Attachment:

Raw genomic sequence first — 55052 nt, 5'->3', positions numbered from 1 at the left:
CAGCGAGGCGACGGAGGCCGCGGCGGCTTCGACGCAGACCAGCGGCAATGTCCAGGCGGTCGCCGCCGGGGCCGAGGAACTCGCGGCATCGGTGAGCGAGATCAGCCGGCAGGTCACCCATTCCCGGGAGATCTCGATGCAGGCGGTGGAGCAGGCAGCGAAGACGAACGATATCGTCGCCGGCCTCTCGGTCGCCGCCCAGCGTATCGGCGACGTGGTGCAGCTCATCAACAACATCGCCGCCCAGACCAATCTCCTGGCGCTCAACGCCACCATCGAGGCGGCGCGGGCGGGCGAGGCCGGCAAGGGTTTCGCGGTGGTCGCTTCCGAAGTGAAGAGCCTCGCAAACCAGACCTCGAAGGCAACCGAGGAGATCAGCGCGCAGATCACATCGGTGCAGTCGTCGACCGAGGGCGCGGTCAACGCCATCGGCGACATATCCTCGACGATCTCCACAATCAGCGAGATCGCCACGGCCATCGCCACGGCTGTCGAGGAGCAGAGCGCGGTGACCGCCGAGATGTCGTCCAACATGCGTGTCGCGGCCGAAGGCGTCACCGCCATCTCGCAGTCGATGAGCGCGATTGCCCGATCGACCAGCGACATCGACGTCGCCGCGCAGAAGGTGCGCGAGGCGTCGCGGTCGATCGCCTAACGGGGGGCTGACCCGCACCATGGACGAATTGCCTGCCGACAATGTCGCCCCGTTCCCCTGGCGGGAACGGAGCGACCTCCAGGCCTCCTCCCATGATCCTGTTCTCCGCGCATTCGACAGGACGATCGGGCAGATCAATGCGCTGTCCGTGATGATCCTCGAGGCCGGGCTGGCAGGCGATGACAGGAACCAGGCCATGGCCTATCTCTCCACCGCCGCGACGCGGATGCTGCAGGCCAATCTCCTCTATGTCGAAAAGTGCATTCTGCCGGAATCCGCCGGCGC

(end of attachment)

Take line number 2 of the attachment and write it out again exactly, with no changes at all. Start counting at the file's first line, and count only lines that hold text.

CAGCGAGGCGACGGAGGCCGCGGCGGCTTCGACGCAGACCAGCGGCAATGTCCAGGCGGTCGCCGCCGGGGCCGAGGAACTCGCGGCATCGGTGAGCGAGATCAGCCGGCAGGTCACCCATTCCCGGGAGATCTCGATGCAGGCGGTGGAGCAGGCAGCGAAGACGAACGATATCGTCGCCGGCCTCTCGGTCGCCGCCCAGCGTATCGGCGACGTGGTGCAGCTCATCAACAACATCGCCGCCCAGACCAATCTCCTGGCGCTCAACGCCACCATCGAGGCGGCGCGGGCGGGCGAGGCCGGCAAGGGTTTCGCGGTGGTCGCTTCCGAAGTGAAGAGCCTCGCAAACCAGACCTCGAAGGCAACCGAGGAGATCAGCGCGCAGATCACATCGGTGCAGTCGTCGACCGAGGGCGCGGTCAACGCCATCGGCGACATATCCTCGACGATCTCCACAATCAGCGAGATCGCCACGGCCATCGCCACGGCTGTCGAGGAGCAGAGCGCGGTGACCGCCGAGATGTCGTCCAACATGCGTGTCGCGGCCGAAGGCGTCACCGCCATCTCGCAGTCGATGAGCGCGATTGCCCGATCGACCAGCGACATCGACGTCGCCGCGCAGAAGGTGCGCGAGGCGTCGCGGTCGATCGCCTAACGGGGGGCTGACCCGCACCATGGACGAATTGCCTGCCGACAATGTCGCCCCGTTCCCCTGGCGGGAACGGAGCGACCTCCAGGCCTCCTCCCATGATCCTGTTCTCCGCGCATTCGACAGGACGATCGGGCAGATCAATGCGCTGTCCGTGATGATCCTCGAGGCCGGGCTGGCAGGCGATGACAGGAACCAGGCCATGGCCTATCTCTCCACCGCCGCGACGCGGATGCTGCAGGCCAATCTCCTCTATGTCGAAAAGTGCATTCTGCCGGAATCCGCCGGCGC